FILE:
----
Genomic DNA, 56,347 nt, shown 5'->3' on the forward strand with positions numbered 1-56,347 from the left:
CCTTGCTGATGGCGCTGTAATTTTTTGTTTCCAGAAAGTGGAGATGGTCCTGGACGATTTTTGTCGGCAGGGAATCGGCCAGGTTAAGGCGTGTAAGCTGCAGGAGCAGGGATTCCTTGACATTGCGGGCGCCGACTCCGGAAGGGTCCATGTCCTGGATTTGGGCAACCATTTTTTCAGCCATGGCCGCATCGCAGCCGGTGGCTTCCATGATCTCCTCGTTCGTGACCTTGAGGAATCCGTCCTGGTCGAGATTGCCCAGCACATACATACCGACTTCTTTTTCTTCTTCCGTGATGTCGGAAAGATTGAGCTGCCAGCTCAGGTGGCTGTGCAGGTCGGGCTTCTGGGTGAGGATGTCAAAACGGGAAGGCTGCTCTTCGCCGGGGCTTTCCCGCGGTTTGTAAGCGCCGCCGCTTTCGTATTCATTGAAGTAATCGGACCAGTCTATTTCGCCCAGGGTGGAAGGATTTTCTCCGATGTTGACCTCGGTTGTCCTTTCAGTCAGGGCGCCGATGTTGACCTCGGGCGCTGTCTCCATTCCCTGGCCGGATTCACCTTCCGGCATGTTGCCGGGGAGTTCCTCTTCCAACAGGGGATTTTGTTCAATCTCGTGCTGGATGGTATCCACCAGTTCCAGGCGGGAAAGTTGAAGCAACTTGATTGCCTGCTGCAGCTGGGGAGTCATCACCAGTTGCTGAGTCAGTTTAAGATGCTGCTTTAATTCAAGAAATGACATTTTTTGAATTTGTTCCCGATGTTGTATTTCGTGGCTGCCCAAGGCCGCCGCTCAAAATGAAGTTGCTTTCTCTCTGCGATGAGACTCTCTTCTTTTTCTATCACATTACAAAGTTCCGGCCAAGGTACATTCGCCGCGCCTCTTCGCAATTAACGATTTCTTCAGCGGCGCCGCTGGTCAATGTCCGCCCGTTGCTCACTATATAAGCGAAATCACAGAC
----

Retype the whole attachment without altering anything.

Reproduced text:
Genomic DNA, 56,347 nt, shown 5'->3' on the forward strand with positions numbered 1-56,347 from the left:
CCTTGCTGATGGCGCTGTAATTTTTTGTTTCCAGAAAGTGGAGATGGTCCTGGACGATTTTTGTCGGCAGGGAATCGGCCAGGTTAAGGCGTGTAAGCTGCAGGAGCAGGGATTCCTTGACATTGCGGGCGCCGACTCCGGAAGGGTCCATGTCCTGGATTTGGGCAACCATTTTTTCAGCCATGGCCGCATCGCAGCCGGTGGCTTCCATGATCTCCTCGTTCGTGACCTTGAGGAATCCGTCCTGGTCGAGATTGCCCAGCACATACATACCGACTTCTTTTTCTTCTTCCGTGATGTCGGAAAGATTGAGCTGCCAGCTCAGGTGGCTGTGCAGGTCGGGCTTCTGGGTGAGGATGTCAAAACGGGAAGGCTGCTCTTCGCCGGGGCTTTCCCGCGGTTTGTAAGCGCCGCCGCTTTCGTATTCATTGAAGTAATCGGACCAGTCTATTTCGCCCAGGGTGGAAGGATTTTCTCCGATGTTGACCTCGGTTGTCCTTTCAGTCAGGGCGCCGATGTTGACCTCGGGCGCTGTCTCCATTCCCTGGCCGGATTCACCTTCCGGCATGTTGCCGGGGAGTTCCTCTTCCAACAGGGGATTTTGTTCAATCTCGTGCTGGATGGTATCCACCAGTTCCAGGCGGGAAAGTTGAAGCAACTTGATTGCCTGCTGCAGCTGGGGAGTCATCACCAGTTGCTGAGTCAGTTTAAGATGCTGCTTTAATTCAAGAAATGACATTTTTTGAATTTGTTCCCGATGTTGTATTTCGTGGCTGCCCAAGGCCGCCGCTCAAAATGAAGTTGCTTTCTCTCTGCGATGAGACTCTCTTCTTTTTCTATCACATTACAAAGTTCCGGCCAAGGTACATTCGCCGCGCCTCTTCGCAATTAACGATTTCTTCAGCGGCGCCGCTGGTCAATGTCCGCCCGTTGCTCACTATATAAGCGAAATCACAGAC